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Building a better Clearinghouse, part 2

A few months ago, I blogged about our foray into building a new, improved Badware URL Clearinghouse. At the time, we were starting a three month pilot project. That pilot has since concluded, and I'm back to share what we learned and accomplished during that time.

On the technical side, our developer, Matthew, built a production-ready platform to store badware URLs and associated data. He stuck with his original plan to use MongoDB and Java, and it seems to have worked well. He had to perform some multi-thread magic to efficiently resolve large numbers of domain names efficiently within Java, but he pulled it off. We look forward to migrating the data we currently collect from our data providers and our review process onto the new platform in the coming months.

I'm an executive, not a developer, so for me, the more interesting part of the pilot was talking with current and potential Partners about their interest in data sharing. Nearly every company we talked to craves data, whether to help clean up their own environments (in the case of hosting providers and registrars, for example) or to better protect their customers (in the case of security vendors). But would they be willing to share data to get data? We heard several reservations about sharing data:

  • Revealing proprietary methods or information.
  • Losing competitive advantage.
  • Violating legal restrictions on sharing.
  • Helping freeloaders.
  • Giving away data that could be marketable.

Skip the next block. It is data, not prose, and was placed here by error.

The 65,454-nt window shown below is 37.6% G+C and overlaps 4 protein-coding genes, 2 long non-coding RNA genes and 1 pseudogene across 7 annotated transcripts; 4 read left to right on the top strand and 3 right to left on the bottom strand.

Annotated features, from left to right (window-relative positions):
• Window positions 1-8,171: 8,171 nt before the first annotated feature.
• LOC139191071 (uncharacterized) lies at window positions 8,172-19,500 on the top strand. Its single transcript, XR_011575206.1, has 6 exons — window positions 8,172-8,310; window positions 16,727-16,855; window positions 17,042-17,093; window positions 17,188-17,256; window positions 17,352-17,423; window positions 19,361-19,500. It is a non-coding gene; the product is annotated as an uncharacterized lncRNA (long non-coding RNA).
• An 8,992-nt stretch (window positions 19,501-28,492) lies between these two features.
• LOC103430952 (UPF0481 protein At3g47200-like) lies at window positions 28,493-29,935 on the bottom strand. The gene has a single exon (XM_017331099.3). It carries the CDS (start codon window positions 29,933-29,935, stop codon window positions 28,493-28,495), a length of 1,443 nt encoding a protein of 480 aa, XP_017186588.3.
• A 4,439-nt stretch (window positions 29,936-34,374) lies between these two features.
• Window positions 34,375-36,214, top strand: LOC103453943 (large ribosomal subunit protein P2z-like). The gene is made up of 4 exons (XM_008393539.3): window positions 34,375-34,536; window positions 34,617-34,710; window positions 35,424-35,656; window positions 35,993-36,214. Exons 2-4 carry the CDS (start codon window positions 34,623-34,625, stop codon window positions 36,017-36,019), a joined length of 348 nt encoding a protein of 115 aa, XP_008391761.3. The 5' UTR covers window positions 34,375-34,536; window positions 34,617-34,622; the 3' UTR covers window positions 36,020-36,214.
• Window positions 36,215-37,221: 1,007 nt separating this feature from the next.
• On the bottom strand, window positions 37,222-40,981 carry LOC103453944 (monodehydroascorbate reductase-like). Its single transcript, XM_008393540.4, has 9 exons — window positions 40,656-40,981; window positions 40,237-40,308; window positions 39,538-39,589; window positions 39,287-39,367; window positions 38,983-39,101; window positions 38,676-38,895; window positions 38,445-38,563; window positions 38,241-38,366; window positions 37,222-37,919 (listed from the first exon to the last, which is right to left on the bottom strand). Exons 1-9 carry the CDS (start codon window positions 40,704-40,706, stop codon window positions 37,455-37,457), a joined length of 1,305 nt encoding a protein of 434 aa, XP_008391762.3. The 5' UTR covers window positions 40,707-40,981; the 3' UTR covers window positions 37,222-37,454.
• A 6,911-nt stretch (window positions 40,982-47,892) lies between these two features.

• Exposing themselves to liability or negative PR.

Despite these concerns, though, several Partners are still interested. Why? Well, the aforementioned demand for data is one reason. Another is the opportunity to help shape a new effort  with great potential for helping the Web: by sharing data, our Partners will help each other protect users and help StopBadware to report on badware trends and facilitate cleanup efforts. Some Partners also recognized that a data sharing program is a vehicle for demonstrating their expertise to, and learning from, industry peers.

In that spirit, we're putting together plans to try out a data sharing program with a handful of our Partners. We'll use the new platform that Matthew built, and Partners will be required to contribute substantive data of their own if they want to see others' data. Eventually, we plan to build an API and a Web interface, though we'll likely start with a much more basic daily data feed. Meanwhile, we'll continue looking for opportunities to learn from, and perhaps even combine efforts with, other data sharing initiatives already underway.

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